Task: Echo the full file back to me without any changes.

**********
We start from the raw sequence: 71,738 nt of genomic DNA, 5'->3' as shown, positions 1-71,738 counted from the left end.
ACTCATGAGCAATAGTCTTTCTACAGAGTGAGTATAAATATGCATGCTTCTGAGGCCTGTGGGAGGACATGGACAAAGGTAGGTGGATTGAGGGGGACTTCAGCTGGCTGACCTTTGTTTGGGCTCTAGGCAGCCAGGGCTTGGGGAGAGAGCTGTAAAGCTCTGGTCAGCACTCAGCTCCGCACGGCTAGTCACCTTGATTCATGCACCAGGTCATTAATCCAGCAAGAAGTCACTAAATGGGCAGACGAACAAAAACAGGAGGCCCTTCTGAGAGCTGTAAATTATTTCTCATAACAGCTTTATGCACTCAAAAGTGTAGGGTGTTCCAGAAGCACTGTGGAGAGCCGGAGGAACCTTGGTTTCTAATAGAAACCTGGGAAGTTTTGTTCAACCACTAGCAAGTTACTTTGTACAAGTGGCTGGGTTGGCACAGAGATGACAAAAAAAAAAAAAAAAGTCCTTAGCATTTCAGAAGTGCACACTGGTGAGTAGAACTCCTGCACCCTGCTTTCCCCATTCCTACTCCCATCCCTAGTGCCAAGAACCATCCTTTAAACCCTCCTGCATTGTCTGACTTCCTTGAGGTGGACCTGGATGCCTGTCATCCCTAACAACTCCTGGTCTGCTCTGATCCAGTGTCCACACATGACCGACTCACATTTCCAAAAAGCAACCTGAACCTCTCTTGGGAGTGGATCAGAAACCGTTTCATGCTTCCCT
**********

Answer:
We start from the raw sequence: 71,738 nt of genomic DNA, 5'->3' as shown, positions 1-71,738 counted from the left end.
ACTCATGAGCAATAGTCTTTCTACAGAGTGAGTATAAATATGCATGCTTCTGAGGCCTGTGGGAGGACATGGACAAAGGTAGGTGGATTGAGGGGGACTTCAGCTGGCTGACCTTTGTTTGGGCTCTAGGCAGCCAGGGCTTGGGGAGAGAGCTGTAAAGCTCTGGTCAGCACTCAGCTCCGCACGGCTAGTCACCTTGATTCATGCACCAGGTCATTAATCCAGCAAGAAGTCACTAAATGGGCAGACGAACAAAAACAGGAGGCCCTTCTGAGAGCTGTAAATTATTTCTCATAACAGCTTTATGCACTCAAAAGTGTAGGGTGTTCCAGAAGCACTGTGGAGAGCCGGAGGAACCTTGGTTTCTAATAGAAACCTGGGAAGTTTTGTTCAACCACTAGCAAGTTACTTTGTACAAGTGGCTGGGTTGGCACAGAGATGACAAAAAAAAAAAAAAAAGTCCTTAGCATTTCAGAAGTGCACACTGGTGAGTAGAACTCCTGCACCCTGCTTTCCCCATTCCTACTCCCATCCCTAGTGCCAAGAACCATCCTTTAAACCCTCCTGCATTGTCTGACTTCCTTGAGGTGGACCTGGATGCCTGTCATCCCTAACAACTCCTGGTCTGCTCTGATCCAGTGTCCACACATGACCGACTCACATTTCCAAAAAGCAACCTGAACCTCTCTTGGGAGTGGATCAGAAACCGTTTCATGCTTCCCT